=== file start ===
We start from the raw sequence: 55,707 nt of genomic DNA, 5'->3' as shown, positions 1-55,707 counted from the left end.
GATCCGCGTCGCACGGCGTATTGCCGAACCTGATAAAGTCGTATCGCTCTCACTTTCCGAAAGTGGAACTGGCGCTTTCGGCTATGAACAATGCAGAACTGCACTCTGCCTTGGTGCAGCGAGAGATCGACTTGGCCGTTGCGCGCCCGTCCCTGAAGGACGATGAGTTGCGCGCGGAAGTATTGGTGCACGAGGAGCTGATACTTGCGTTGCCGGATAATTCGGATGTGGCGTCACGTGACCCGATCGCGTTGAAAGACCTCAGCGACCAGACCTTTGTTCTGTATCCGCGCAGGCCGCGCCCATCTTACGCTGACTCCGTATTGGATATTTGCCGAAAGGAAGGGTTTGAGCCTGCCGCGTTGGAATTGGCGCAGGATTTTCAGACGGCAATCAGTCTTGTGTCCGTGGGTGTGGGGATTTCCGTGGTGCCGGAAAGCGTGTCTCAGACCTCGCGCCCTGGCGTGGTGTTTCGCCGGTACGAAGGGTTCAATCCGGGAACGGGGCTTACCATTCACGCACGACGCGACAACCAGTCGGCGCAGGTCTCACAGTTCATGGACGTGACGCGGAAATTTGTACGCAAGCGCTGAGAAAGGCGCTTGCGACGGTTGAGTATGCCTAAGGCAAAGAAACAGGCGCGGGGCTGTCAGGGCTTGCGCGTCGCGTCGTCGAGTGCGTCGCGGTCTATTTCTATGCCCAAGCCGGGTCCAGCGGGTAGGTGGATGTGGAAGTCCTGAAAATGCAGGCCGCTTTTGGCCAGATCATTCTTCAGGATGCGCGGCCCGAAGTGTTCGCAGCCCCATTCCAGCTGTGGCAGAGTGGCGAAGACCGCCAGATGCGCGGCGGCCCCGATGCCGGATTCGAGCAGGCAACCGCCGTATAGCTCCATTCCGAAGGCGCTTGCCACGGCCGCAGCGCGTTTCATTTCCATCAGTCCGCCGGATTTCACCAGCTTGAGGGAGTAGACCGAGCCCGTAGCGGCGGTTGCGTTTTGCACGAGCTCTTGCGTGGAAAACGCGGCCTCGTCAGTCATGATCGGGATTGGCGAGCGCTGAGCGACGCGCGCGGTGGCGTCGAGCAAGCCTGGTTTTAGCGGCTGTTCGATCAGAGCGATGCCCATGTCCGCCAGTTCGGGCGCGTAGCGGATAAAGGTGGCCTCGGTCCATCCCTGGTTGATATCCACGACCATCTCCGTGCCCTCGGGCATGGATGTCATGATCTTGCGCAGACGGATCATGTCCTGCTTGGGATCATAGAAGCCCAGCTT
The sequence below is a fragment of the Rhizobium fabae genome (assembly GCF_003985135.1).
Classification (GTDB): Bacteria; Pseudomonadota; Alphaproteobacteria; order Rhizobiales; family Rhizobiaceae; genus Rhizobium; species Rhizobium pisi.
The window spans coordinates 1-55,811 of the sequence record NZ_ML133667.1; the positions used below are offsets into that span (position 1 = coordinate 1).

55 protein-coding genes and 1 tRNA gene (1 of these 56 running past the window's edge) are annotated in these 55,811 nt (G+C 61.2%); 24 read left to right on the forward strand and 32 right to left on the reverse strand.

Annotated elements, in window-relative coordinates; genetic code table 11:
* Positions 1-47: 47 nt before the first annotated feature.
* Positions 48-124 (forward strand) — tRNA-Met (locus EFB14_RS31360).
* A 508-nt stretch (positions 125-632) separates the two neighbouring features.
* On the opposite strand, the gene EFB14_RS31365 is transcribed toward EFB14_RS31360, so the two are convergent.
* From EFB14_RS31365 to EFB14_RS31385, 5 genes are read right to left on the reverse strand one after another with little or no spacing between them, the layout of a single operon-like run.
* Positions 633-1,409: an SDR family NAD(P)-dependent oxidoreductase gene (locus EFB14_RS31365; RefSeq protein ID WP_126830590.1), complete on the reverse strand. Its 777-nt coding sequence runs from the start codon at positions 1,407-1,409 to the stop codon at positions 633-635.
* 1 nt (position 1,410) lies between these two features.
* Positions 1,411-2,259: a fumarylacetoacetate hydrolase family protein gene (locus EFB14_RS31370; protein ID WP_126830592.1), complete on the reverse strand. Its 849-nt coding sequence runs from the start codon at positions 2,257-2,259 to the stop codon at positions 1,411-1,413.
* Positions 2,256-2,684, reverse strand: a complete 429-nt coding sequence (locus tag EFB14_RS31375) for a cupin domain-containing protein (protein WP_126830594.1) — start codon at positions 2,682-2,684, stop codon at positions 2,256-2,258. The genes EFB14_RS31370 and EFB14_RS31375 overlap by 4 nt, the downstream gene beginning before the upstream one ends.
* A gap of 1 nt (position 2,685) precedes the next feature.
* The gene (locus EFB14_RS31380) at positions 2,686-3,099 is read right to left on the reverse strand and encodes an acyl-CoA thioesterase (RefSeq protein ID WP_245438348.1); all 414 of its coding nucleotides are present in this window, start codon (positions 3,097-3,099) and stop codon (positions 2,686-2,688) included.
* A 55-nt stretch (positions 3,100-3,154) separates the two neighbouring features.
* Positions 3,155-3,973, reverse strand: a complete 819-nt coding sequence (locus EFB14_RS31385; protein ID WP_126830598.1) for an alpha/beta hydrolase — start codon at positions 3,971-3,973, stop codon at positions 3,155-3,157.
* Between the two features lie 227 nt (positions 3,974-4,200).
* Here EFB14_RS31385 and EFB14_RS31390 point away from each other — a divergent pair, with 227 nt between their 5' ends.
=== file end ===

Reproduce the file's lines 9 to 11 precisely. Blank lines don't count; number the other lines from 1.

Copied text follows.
* Positions 48-124 (forward strand) — tRNA-Met (locus EFB14_RS31360).
* A 508-nt stretch (positions 125-632) separates the two neighbouring features.
* On the opposite strand, the gene EFB14_RS31365 is transcribed toward EFB14_RS31360, so the two are convergent.